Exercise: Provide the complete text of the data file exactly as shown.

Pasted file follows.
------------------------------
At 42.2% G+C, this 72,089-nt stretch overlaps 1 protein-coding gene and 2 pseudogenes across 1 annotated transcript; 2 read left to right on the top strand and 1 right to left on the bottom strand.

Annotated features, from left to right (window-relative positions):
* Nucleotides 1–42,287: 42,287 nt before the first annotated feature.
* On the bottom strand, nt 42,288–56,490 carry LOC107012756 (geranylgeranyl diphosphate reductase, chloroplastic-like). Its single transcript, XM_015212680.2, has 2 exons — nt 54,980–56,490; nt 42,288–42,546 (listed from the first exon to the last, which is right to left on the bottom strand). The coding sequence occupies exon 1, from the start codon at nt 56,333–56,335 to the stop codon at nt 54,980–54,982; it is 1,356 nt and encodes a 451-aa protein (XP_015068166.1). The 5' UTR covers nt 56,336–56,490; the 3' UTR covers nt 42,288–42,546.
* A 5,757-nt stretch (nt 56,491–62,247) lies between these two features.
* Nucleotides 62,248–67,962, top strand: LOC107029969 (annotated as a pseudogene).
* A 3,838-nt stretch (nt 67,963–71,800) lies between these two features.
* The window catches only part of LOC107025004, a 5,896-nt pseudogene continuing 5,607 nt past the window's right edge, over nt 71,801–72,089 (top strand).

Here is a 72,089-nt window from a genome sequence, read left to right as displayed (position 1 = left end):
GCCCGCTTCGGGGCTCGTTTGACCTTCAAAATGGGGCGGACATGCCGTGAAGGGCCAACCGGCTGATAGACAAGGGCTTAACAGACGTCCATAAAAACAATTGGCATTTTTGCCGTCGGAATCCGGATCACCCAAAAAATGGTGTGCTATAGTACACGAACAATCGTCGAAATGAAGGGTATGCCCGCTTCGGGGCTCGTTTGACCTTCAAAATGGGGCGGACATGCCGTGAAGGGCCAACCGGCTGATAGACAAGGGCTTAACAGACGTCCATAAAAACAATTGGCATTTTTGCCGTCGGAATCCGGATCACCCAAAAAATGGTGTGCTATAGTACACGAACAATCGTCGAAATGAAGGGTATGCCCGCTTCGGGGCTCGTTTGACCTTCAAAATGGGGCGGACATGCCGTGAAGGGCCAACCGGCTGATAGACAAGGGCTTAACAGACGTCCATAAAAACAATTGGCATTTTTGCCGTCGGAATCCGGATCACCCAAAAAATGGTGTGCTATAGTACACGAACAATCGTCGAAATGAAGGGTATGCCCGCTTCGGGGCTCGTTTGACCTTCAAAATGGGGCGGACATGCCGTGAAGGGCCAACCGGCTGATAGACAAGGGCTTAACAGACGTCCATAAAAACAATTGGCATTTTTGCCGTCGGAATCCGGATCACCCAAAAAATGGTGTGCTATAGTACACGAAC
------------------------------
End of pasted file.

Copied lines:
At 42.2% G+C, this 72,089-nt stretch overlaps 1 protein-coding gene and 2 pseudogenes across 1 annotated transcript; 2 read left to right on the top strand and 1 right to left on the bottom strand.

Annotated features, from left to right (window-relative positions):
* Nucleotides 1–42,287: 42,287 nt before the first annotated feature.
* On the bottom strand, nt 42,288–56,490 carry LOC107012756 (geranylgeranyl diphosphate reductase, chloroplastic-like). Its single transcript, XM_015212680.2, has 2 exons — nt 54,980–56,490; nt 42,288–42,546 (listed from the first exon to the last, which is right to left on the bottom strand). The coding sequence occupies exon 1, from the start codon at nt 56,333–56,335 to the stop codon at nt 54,980–54,982; it is 1,356 nt and encodes a 451-aa protein (XP_015068166.1). The 5' UTR covers nt 56,336–56,490; the 3' UTR covers nt 42,288–42,546.
* A 5,757-nt stretch (nt 56,491–62,247) lies between these two features.
* Nucleotides 62,248–67,962, top strand: LOC107029969 (annotated as a pseudogene).
* A 3,838-nt stretch (nt 67,963–71,800) lies between these two features.
* The window catches only part of LOC107025004, a 5,896-nt pseudogene continuing 5,607 nt past the window's right edge, over nt 71,801–72,089 (top strand).

Here is a 72,089-nt window from a genome sequence, read left to right as displayed (position 1 = left end):
GCCCGCTTCGGGGCTCGTTTGACCTTCAAAATGGGGCGGACATGCCGTGAAGGGCCAACCGGCTGATAGACAAGGGCTTAACAGACGTCCATAAAAACAATTGGCATTTTTGCCGTCGGAATCCGGATCACCCAAAAAATGGTGTGCTATAGTACACGAACAATCGTCGAAATGAAGGGTATGCCCGCTTCGGGGCTCGTTTGACCTTCAAAATGGGGCGGACATGCCGTGAAGGGCCAACCGGCTGATAGACAAGGGCTTAACAGACGTCCATAAAAACAATTGGCATTTTTGCCGTCGGAATCCGGATCACCCAAAAAATGGTGTGCTATAGTACACGAACAATCGTCGAAATGAAGGGTATGCCCGCTTCGGGGCTCGTTTGACCTTCAAAATGGGGCGGACATGCCGTGAAGGGCCAACCGGCTGATAGACAAGGGCTTAACAGACGTCCATAAAAACAATTGGCATTTTTGCCGTCGGAATCCGGATCACCCAAAAAATGGTGTGCTATAGTACACGAACAATCGTCGAAATGAAGGGTATGCCCGCTTCGGGGCTCGTTTGACCTTCAAAATGGGGCGGACATGCCGTGAAGGGCCAACCGGCTGATAGACAAGGGCTTAACAGACGTCCATAAAAACAATTGGCATTTTTGCCGTCGGAATCCGGATCACCCAAAAAATGGTGTGCTATAGTACACGAAC